Scientist has created a paint that can replace expensive solar panels

Dr. Nathaniel Davis of the University of Wellington Victoria’s School of Chemical and Physical Sciences said he and his research group are at an important turning point in their research on solar energy. He is working on solar “paint” that can replace solar panels.

The new paint is designed to be applied to the roof of a building to better absorb the light needed to power a home using solar energy.

“The paint contains luminescent molecules that absorb and emit light, which directs sunlight towards solar panels,” explains Dr. Davis.

Unlike the larger (and more expensive) solar panels currently available, Dr. Davis’s solution will involve a single coat of paint and a narrow border of solar panels about the width of a finger. The combination of roof paint and small panels is designed to generate enough electricity to fully power the home.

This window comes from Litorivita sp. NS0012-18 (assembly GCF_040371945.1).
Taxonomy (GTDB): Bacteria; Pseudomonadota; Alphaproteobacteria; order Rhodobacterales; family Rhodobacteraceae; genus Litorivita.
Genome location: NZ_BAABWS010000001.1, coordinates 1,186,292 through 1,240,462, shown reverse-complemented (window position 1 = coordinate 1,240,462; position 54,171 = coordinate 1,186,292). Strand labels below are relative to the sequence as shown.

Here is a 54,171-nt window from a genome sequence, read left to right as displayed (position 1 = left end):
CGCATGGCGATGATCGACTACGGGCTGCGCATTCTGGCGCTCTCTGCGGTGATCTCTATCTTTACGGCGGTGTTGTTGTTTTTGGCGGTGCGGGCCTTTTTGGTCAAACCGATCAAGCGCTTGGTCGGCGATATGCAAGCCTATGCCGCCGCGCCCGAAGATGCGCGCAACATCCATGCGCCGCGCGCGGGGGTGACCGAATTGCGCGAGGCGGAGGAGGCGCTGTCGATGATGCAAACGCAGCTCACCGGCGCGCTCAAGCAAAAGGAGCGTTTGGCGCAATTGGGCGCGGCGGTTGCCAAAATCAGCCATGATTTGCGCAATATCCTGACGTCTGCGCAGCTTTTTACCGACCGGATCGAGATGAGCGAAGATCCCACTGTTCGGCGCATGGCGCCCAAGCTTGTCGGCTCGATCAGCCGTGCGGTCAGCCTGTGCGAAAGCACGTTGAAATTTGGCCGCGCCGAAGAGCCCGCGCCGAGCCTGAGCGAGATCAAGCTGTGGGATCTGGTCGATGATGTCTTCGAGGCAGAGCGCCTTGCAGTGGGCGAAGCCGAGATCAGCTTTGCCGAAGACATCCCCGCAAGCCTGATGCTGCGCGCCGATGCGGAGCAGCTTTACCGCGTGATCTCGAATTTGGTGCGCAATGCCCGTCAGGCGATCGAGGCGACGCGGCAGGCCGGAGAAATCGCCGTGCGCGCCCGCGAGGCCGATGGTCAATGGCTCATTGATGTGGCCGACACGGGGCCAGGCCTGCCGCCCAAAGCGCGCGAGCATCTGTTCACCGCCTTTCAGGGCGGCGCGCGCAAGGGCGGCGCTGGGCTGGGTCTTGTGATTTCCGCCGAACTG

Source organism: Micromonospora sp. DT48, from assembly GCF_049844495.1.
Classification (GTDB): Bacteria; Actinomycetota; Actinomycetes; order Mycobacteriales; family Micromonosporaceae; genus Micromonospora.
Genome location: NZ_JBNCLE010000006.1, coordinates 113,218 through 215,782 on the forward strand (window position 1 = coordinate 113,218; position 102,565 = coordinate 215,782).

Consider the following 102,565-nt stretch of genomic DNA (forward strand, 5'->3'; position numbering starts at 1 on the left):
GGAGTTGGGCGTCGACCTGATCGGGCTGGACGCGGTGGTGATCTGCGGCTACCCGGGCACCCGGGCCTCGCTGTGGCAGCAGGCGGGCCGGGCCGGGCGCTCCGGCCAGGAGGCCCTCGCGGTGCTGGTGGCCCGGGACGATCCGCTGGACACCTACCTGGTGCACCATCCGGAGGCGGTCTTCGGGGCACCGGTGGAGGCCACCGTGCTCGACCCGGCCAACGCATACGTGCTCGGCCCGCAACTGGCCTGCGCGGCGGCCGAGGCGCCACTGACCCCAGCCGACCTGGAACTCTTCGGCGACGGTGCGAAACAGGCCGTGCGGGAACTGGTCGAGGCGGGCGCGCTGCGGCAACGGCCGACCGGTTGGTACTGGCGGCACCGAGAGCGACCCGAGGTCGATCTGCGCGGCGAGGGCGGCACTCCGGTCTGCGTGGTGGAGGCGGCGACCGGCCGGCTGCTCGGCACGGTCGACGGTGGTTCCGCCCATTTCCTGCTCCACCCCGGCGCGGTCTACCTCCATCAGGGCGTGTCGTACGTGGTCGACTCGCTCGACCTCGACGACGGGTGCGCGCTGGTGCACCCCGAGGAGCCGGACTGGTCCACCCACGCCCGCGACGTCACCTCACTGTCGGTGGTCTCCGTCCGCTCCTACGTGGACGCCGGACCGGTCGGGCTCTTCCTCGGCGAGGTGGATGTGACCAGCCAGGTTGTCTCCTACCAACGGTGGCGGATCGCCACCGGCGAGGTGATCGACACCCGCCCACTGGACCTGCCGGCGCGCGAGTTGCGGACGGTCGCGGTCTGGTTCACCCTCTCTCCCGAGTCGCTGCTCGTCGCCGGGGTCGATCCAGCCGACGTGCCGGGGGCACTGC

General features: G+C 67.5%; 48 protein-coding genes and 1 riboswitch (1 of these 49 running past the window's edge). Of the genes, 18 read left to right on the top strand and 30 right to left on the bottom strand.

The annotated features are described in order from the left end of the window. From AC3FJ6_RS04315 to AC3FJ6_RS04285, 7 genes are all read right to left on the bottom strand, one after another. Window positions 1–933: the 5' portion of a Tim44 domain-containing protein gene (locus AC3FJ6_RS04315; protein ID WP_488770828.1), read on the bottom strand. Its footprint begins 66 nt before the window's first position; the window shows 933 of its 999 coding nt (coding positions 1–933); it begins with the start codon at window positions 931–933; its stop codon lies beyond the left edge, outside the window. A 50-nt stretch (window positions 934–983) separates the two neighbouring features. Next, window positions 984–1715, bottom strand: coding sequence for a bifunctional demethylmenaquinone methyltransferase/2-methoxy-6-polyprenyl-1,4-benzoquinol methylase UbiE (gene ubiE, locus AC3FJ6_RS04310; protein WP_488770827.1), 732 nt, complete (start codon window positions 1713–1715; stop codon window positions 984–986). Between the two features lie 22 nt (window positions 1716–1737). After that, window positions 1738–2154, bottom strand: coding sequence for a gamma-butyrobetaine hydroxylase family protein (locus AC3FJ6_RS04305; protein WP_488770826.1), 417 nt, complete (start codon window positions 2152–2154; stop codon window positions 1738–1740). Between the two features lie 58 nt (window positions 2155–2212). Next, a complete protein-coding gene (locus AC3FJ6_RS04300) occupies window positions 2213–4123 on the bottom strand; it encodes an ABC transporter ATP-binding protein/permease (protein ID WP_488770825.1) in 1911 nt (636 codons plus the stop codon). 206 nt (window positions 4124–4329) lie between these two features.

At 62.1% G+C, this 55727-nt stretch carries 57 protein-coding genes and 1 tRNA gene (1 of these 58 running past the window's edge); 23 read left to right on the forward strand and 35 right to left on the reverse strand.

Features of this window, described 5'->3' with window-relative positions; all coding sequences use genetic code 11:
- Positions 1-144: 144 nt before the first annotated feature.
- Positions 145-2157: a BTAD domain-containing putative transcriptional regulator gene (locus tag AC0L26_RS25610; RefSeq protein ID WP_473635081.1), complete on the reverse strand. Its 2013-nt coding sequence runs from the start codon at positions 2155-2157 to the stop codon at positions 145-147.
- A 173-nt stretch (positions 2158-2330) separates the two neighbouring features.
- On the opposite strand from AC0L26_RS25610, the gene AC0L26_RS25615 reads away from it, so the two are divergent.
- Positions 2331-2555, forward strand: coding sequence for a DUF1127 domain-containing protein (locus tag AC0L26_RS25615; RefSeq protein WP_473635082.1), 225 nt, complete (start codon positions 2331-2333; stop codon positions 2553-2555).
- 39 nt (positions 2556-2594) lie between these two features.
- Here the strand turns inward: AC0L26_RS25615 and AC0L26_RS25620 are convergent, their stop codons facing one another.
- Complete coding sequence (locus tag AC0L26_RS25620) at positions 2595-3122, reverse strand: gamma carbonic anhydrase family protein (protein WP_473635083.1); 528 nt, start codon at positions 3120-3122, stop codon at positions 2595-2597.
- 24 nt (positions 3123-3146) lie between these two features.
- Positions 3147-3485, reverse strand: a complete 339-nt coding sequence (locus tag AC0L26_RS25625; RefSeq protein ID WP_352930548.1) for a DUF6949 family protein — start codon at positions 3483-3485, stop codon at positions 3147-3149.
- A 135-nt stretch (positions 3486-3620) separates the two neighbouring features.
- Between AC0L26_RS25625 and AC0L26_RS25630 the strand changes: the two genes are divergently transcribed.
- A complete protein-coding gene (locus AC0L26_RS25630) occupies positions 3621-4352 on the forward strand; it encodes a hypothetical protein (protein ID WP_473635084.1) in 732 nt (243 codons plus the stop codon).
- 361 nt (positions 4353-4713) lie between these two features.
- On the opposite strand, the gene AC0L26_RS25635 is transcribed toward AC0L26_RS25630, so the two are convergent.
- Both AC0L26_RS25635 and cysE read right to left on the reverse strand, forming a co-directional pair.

The average cost of solar panels in New Zealand is around US $ 9,000 for materials and installation. Scientists hope that solar paint will cost much less because once applied, it will last for decades. Also, there is no need to install large and expensive solar panels, which will make the use of solar energy more affordable for the average person. The system will also work with any existing solar panel technology on the market. In his work, Dr. Davis uses his own technology of “solar concentrators” which is placed in a piece of plastic or glass, which captures sunlight and sends it to solar panels.

“In addition to positively impacting climate change and protecting the environment with renewable energy, this paint will also significantly reduce the cost of using electricity in the home,” concludes Dr. Davis.

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